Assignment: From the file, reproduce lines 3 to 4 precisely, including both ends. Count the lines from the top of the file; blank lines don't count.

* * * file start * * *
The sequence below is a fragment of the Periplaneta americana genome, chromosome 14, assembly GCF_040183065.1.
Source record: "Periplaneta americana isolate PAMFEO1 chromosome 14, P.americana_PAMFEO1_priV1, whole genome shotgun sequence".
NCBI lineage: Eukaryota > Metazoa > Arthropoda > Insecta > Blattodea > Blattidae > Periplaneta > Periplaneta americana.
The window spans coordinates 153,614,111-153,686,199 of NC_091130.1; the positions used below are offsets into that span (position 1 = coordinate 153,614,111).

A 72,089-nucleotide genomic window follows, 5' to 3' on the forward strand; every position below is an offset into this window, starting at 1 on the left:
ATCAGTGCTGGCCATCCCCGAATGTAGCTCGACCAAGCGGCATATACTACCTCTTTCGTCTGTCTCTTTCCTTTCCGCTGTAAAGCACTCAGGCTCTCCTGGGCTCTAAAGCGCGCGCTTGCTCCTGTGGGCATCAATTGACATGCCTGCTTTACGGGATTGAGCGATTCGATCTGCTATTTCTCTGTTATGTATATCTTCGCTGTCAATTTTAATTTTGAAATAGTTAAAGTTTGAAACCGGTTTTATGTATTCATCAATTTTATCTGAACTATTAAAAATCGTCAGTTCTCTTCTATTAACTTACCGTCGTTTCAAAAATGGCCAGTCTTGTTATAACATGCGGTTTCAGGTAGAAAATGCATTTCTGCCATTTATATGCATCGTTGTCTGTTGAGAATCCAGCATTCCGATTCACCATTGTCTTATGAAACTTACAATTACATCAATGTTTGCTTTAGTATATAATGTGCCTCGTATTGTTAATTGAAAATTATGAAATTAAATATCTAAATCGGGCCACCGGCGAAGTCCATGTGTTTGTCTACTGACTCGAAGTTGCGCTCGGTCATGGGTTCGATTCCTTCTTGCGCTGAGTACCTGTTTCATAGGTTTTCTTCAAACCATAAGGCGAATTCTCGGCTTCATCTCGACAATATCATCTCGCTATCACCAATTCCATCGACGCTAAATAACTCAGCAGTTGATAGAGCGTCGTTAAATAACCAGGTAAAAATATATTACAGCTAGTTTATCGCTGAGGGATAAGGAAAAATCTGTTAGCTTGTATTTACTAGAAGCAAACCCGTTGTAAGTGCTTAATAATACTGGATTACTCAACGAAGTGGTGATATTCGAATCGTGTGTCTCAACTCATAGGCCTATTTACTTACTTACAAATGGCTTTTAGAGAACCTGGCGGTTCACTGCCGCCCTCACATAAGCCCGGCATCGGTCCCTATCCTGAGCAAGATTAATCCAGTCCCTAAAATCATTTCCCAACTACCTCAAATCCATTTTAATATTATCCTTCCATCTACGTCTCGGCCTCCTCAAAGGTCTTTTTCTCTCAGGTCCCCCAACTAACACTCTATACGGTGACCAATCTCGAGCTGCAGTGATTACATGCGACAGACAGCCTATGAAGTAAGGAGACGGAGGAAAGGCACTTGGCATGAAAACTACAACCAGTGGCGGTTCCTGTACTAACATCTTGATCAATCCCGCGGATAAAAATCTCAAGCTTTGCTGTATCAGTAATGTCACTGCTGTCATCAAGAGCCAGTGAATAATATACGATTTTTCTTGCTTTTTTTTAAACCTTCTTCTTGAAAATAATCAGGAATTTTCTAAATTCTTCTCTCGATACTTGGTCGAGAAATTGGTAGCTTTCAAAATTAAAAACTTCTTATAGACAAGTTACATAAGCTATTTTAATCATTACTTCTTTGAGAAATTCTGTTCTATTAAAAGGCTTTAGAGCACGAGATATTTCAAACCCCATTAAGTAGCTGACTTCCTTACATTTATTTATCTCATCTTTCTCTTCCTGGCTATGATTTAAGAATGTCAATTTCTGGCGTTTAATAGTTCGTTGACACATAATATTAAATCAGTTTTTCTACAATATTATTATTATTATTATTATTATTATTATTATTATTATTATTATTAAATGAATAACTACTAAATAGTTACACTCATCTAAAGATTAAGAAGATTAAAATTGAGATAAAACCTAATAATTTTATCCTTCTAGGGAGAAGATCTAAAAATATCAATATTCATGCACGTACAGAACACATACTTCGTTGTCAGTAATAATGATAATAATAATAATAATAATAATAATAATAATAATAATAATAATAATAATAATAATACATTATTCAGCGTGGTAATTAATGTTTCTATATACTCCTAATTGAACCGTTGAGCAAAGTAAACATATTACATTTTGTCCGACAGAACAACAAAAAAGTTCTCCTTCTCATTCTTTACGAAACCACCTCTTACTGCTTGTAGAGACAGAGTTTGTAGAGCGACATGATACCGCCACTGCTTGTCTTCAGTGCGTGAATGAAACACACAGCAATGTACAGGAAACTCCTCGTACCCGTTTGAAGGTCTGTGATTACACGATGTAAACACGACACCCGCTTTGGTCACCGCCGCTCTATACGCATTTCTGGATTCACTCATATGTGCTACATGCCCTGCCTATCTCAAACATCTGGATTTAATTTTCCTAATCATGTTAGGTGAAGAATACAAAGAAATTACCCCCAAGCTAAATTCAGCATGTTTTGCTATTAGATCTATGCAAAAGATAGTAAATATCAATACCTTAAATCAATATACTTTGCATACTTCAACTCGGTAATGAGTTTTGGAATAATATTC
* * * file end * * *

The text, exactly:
NCBI lineage: Eukaryota > Metazoa > Arthropoda > Insecta > Blattodea > Blattidae > Periplaneta > Periplaneta americana.
The window spans coordinates 153,614,111-153,686,199 of NC_091130.1; the positions used below are offsets into that span (position 1 = coordinate 153,614,111).